Karen's interests are within social work and social science are organised around the following four main themes:
Karen has undertaken a range of applied research projects that aim to contribute to the international knowledge base that informs policy, legislation and practice in child welfare. Whilst her work tends to focus on what might be described as applied child welfare studies, her research cuts across sociology, psychology, social policy, philosophy and social work. She is particularly interested in strengthening the social science knowledge base for social welfare practice and the links between academic and practice sites.
Professor Roger Clough - Emeritus Professor of Social Care at Lancaster University
Roger has over 20 single or joint authored publications to his name and a considerable number of reports. He has written extensively on social services, its delivery, practice, policy and management over the last 25 years and is stated to have had considerable influence over the development of policy in that time. In the past he was an elected member of a county council and a Chief Inspector of Social Services. Much of his work challenges the idea that ‘common sense' is sufficient to guide good practice. He continues to work closely with user and service groups providing ground breaking methodologies for qualitative interactions.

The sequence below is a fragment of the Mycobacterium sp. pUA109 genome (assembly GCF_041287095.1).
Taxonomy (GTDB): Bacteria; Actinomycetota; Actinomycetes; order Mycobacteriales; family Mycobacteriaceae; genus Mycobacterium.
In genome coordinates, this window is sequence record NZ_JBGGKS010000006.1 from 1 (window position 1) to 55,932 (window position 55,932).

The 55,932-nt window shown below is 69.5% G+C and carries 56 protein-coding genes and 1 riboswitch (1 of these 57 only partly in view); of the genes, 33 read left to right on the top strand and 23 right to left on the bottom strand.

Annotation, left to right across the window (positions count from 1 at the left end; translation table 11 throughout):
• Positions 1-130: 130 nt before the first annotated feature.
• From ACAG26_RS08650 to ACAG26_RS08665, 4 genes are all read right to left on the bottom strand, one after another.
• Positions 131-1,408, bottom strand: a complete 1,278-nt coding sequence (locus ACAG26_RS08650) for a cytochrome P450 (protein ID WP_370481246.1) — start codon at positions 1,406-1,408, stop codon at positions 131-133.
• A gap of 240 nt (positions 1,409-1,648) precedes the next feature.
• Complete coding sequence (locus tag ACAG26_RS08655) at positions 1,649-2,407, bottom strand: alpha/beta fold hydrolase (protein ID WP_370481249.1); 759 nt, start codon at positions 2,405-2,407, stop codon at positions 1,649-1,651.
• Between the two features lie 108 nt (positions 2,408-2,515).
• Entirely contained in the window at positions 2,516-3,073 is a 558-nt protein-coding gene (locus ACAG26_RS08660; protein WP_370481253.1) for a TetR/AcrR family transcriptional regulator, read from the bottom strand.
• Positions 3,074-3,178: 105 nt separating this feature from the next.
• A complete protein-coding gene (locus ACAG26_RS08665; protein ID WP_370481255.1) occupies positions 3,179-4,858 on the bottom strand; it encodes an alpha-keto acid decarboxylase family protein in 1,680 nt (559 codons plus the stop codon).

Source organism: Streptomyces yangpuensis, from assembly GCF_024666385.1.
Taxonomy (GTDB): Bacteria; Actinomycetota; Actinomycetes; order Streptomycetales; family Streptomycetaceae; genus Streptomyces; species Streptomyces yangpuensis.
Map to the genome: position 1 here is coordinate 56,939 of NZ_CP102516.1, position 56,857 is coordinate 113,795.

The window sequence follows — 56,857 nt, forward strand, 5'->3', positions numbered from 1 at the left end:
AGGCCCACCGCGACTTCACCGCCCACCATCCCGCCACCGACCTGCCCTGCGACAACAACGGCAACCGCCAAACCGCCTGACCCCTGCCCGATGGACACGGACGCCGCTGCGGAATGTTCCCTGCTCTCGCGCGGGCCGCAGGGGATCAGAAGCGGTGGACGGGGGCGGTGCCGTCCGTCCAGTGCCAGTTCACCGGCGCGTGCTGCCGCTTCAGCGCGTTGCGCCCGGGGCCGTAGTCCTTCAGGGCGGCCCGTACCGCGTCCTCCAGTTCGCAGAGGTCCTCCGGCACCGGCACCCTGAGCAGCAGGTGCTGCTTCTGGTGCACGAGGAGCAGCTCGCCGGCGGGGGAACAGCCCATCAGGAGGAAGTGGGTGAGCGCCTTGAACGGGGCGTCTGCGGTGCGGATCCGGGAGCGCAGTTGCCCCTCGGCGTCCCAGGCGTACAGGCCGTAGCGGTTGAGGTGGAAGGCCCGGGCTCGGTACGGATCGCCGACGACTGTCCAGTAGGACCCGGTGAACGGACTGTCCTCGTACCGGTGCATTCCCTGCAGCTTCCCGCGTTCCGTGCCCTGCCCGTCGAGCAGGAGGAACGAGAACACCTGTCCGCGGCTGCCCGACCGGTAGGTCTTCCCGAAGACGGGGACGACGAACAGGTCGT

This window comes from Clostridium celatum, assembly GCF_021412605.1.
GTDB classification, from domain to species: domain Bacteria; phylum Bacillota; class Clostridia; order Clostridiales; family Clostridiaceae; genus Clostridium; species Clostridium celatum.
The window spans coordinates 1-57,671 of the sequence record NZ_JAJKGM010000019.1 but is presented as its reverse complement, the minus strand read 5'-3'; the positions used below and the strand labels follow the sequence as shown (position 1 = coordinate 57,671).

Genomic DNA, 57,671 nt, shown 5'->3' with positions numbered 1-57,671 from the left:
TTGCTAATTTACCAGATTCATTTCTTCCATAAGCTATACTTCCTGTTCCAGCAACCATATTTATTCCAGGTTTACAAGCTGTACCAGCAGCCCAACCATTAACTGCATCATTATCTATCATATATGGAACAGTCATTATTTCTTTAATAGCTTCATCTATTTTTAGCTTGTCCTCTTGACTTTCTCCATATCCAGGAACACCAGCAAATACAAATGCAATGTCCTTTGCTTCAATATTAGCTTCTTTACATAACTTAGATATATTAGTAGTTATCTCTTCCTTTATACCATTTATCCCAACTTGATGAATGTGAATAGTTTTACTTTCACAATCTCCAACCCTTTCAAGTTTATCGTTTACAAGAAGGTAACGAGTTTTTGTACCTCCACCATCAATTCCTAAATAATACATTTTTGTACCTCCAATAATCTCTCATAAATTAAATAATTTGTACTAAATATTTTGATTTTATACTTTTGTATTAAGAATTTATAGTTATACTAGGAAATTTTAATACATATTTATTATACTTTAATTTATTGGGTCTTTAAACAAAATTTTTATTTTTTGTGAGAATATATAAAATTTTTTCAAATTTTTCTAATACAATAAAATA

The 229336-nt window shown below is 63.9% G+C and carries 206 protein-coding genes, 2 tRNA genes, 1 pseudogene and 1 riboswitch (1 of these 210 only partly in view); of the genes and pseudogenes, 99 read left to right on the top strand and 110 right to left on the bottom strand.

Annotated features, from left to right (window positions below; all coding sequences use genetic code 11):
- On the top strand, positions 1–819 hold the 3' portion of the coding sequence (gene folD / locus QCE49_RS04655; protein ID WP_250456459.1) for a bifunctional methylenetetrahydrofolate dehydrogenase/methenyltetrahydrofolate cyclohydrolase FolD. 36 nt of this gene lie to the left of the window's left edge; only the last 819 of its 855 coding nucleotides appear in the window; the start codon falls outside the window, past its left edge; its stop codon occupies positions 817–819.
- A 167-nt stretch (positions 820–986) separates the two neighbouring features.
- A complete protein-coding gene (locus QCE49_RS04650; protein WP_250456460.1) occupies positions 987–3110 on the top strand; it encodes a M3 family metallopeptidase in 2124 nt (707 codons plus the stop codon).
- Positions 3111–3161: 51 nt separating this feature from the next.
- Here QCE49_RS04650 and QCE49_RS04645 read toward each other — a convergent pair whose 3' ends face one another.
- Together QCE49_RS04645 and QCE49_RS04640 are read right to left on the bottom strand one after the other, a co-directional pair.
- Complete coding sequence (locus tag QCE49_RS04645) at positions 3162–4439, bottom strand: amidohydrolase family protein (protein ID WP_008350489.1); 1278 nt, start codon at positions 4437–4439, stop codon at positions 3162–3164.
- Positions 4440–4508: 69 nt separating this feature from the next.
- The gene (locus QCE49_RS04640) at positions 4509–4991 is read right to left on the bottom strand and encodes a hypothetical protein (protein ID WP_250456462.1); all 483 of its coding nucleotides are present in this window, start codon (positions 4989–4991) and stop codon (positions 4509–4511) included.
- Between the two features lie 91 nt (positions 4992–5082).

Dr Claire Fitzpatrick (nee Taylor)
Claire's interests are: Young Offenders, Children in Care, The link between Youth Justice & Child Welfare, Criminal Careers, The Use of Evidence and Knowledge in Criminology & Criminal Justice.